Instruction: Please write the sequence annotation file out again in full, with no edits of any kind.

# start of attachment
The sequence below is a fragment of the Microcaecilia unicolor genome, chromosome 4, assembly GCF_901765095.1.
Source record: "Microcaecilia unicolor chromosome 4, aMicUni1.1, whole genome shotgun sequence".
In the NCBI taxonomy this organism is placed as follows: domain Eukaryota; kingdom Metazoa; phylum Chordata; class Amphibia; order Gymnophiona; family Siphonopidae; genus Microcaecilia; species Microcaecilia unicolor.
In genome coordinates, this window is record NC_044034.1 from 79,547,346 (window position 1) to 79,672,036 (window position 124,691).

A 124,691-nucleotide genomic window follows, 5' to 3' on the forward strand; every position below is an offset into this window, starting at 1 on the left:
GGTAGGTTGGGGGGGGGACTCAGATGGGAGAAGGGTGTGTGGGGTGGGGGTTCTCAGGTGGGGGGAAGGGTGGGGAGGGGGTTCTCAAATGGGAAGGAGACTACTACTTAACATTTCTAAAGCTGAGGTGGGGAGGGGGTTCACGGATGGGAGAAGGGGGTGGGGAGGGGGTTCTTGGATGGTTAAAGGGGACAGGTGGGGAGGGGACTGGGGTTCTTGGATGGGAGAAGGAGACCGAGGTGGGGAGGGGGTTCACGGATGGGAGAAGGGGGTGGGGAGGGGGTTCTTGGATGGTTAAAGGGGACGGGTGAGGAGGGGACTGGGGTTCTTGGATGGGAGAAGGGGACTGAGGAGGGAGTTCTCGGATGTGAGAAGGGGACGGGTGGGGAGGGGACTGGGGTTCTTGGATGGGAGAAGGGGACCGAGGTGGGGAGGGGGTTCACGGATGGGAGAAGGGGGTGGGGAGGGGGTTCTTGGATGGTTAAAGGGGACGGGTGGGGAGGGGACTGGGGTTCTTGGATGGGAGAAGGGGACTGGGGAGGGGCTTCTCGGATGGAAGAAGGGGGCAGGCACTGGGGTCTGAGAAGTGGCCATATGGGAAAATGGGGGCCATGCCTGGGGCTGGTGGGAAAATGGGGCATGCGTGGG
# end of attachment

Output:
The sequence below is a fragment of the Microcaecilia unicolor genome, chromosome 4, assembly GCF_901765095.1.
Source record: "Microcaecilia unicolor chromosome 4, aMicUni1.1, whole genome shotgun sequence".
In the NCBI taxonomy this organism is placed as follows: domain Eukaryota; kingdom Metazoa; phylum Chordata; class Amphibia; order Gymnophiona; family Siphonopidae; genus Microcaecilia; species Microcaecilia unicolor.
In genome coordinates, this window is record NC_044034.1 from 79,547,346 (window position 1) to 79,672,036 (window position 124,691).

A 124,691-nucleotide genomic window follows, 5' to 3' on the forward strand; every position below is an offset into this window, starting at 1 on the left:
GGTAGGTTGGGGGGGGGACTCAGATGGGAGAAGGGTGTGTGGGGTGGGGGTTCTCAGGTGGGGGGAAGGGTGGGGAGGGGGTTCTCAAATGGGAAGGAGACTACTACTTAACATTTCTAAAGCTGAGGTGGGGAGGGGGTTCACGGATGGGAGAAGGGGGTGGGGAGGGGGTTCTTGGATGGTTAAAGGGGACAGGTGGGGAGGGGACTGGGGTTCTTGGATGGGAGAAGGAGACCGAGGTGGGGAGGGGGTTCACGGATGGGAGAAGGGGGTGGGGAGGGGGTTCTTGGATGGTTAAAGGGGACGGGTGAGGAGGGGACTGGGGTTCTTGGATGGGAGAAGGGGACTGAGGAGGGAGTTCTCGGATGTGAGAAGGGGACGGGTGGGGAGGGGACTGGGGTTCTTGGATGGGAGAAGGGGACCGAGGTGGGGAGGGGGTTCACGGATGGGAGAAGGGGGTGGGGAGGGGGTTCTTGGATGGTTAAAGGGGACGGGTGGGGAGGGGACTGGGGTTCTTGGATGGGAGAAGGGGACTGGGGAGGGGCTTCTCGGATGGAAGAAGGGGGCAGGCACTGGGGTCTGAGAAGTGGCCATATGGGAAAATGGGGGCCATGCCTGGGGCTGGTGGGAAAATGGGGCATGCGTGGG